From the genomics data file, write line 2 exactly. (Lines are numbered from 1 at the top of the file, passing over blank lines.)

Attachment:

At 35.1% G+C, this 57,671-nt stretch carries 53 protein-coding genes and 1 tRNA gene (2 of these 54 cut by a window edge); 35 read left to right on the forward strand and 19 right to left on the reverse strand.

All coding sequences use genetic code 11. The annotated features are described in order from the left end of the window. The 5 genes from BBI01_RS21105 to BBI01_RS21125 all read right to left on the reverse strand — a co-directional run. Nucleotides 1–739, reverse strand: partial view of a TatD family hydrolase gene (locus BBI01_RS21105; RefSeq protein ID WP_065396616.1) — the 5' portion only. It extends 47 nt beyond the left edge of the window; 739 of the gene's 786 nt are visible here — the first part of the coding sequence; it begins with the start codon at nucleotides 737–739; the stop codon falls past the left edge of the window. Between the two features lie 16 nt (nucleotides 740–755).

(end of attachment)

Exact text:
All coding sequences use genetic code 11. The annotated features are described in order from the left end of the window. The 5 genes from BBI01_RS21105 to BBI01_RS21125 all read right to left on the reverse strand — a co-directional run. Nucleotides 1–739, reverse strand: partial view of a TatD family hydrolase gene (locus BBI01_RS21105; RefSeq protein ID WP_065396616.1) — the 5' portion only. It extends 47 nt beyond the left edge of the window; 739 of the gene's 786 nt are visible here — the first part of the coding sequence; it begins with the start codon at nucleotides 737–739; the stop codon falls past the left edge of the window. Between the two features lie 16 nt (nucleotides 740–755).